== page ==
Allegations surface against San Jose council hopefuls
San Jose City Hall is pictured in this file photo.

    As the San Jose City Council prepares to fill the vacant District 8 seat on Tuesday, documents obtained by San José Spotlight are raising questions about the character and qualifications of several finalists.

    The candidates vying to represent Evergreen and East San Jose are Salvador Alvarez, Patricia Andrade, Sukhdev Bainiwal, Domingo Candelas and Tam Truong. The five finalists out of a pool of 13 applicants received the most support from councilmembers and are set to be interviewed publicly Tuesday before an appointee is selected.

    But three of the five are facing individual allegations of wage theft, domestic abuse or concerns about residency in the district.

    Wage theft accusations

    Truong, a San Jose police sergeant who unsuccessfully ran for city council in 2012, owes more than $30,000 to a former employee of his private security company, documents reviewed by San José Spotlight show. Truong started his company, Training and Protective Services, in 2012.

    In a wage theft case filed with the state labor commissioner in 2014, one of Truong’s employees, Kevin Halverson, claimed he worked nearly 1,700 hours in the first half of 2013, but was paid for only a little more than 500 hours.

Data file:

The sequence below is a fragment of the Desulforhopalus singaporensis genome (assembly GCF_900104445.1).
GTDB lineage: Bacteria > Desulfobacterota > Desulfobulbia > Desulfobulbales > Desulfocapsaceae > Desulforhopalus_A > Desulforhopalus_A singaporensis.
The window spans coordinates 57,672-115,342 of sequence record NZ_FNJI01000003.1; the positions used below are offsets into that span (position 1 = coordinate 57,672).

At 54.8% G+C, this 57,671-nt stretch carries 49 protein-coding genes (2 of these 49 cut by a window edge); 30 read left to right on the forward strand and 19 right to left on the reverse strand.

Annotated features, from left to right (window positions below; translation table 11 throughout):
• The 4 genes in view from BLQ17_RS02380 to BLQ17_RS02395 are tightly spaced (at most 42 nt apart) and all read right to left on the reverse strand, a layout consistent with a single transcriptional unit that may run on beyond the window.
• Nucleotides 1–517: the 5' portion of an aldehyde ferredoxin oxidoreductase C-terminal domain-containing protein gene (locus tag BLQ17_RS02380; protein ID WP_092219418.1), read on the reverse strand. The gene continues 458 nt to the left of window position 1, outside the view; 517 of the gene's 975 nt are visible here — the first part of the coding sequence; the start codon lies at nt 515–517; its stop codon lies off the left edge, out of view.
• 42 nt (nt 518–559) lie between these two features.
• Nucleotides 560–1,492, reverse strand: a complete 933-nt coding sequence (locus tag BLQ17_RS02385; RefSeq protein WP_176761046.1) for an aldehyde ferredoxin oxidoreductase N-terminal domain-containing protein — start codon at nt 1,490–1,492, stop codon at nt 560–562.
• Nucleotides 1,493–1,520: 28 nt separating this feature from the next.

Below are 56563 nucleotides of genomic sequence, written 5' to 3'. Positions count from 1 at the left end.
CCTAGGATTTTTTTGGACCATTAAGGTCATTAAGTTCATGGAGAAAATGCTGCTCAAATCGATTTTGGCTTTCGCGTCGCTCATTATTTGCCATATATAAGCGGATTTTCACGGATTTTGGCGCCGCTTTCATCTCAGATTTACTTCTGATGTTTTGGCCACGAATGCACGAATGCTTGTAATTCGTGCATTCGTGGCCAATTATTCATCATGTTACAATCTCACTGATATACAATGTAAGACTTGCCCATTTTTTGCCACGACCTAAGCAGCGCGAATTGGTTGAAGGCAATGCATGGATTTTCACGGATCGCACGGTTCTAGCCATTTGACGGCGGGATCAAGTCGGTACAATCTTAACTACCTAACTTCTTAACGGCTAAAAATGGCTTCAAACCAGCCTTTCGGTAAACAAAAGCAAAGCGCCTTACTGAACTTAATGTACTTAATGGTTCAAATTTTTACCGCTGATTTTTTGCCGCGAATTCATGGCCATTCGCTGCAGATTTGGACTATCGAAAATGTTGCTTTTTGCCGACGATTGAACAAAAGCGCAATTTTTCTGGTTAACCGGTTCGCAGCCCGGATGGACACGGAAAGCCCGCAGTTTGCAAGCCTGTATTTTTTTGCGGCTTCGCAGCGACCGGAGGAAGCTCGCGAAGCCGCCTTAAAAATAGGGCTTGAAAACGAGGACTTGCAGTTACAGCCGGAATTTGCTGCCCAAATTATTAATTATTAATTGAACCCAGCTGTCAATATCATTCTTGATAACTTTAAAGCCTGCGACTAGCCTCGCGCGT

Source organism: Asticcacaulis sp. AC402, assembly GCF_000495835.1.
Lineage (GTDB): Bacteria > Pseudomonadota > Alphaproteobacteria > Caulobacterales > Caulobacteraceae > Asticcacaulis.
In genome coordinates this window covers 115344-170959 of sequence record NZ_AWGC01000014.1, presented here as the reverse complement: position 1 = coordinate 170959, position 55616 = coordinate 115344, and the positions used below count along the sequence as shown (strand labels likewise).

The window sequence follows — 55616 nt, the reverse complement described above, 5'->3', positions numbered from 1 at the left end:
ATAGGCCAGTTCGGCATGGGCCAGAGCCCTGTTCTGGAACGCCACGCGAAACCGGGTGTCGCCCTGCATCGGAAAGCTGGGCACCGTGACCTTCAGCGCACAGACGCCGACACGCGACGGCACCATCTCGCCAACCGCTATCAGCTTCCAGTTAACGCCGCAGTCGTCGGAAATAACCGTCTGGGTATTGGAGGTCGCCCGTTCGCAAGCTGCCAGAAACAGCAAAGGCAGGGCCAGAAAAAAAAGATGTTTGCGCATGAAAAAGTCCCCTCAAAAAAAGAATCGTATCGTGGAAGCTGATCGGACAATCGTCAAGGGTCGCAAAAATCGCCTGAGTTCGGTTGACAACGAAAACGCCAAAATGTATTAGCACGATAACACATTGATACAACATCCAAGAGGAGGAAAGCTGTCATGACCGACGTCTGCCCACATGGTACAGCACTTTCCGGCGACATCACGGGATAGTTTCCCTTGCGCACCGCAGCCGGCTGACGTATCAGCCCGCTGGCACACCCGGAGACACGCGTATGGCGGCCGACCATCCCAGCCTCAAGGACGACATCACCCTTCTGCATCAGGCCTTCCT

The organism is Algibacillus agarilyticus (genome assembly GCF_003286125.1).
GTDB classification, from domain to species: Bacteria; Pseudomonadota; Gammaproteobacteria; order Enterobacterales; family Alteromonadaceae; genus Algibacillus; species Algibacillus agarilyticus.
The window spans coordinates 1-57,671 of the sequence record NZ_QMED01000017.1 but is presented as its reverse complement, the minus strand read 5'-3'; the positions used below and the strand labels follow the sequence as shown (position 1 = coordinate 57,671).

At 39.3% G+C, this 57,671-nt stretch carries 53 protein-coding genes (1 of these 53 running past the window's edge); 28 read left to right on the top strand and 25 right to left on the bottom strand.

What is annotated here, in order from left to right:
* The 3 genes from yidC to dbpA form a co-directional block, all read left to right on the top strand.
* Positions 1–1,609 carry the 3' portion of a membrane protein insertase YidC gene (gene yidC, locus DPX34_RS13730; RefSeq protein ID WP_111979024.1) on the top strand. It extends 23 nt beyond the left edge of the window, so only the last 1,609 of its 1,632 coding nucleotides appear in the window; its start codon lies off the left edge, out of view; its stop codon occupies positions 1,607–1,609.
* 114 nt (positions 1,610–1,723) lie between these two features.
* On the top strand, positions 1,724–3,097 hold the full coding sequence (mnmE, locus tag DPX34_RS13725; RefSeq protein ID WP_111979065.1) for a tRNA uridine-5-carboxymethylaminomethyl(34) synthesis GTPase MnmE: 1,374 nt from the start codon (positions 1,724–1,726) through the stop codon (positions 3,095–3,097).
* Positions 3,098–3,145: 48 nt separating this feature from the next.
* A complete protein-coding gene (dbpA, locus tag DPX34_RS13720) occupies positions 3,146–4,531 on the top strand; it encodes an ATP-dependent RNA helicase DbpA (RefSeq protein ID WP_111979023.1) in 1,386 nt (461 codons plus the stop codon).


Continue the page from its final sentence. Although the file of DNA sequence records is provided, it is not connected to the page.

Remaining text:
Following a hearing and testimony from Halverson and some of his coworkers in early 2015, the labor commissioner ordered Truong to pay Halverson $34,071 in wages, damages, interest and penalties.

    Huy Tran, an attorney who represented Halverson, said Truong filed for bankruptcy after the order was issued. He said Halverson never got a penny. Truong’s company dissolved a short time later.

    “Based on the facts, Tam didn’t follow the law,” Tran told San José Spotlight. “And he also has never been held accountable for it.”

    Tran also brought another wage theft case against Truong, but he said that case was resolved through a confidential settlement.

    Truong, 41, said the settled case involved a difference of opinion over whether some workers should be categorized as independent contractors.

    “We believed they were contractors, but in the end it wasn’t (correct),” Truong told San José Spotlight. “So we took corrective measures to make sure the employees are taken care of and we settled it out of court.”

    Truong started his security company to offer private patrols for neighborhoods just as the city’s police force was hemorrhaging officers due to Measure B, a 2012 ballot measure that slashed retirement benefits for police officers. Truong supported the controversial measure in his 2012 council run.

    In early 2015, the San Jose Police Department suspended Truong’s department-issued outside work permit, which the department uses to monitor officers’ business interests separate from police work, while police leaders considered whether it was a conflict for him to profit from the department’s short staffing problems, according to the Mercury News.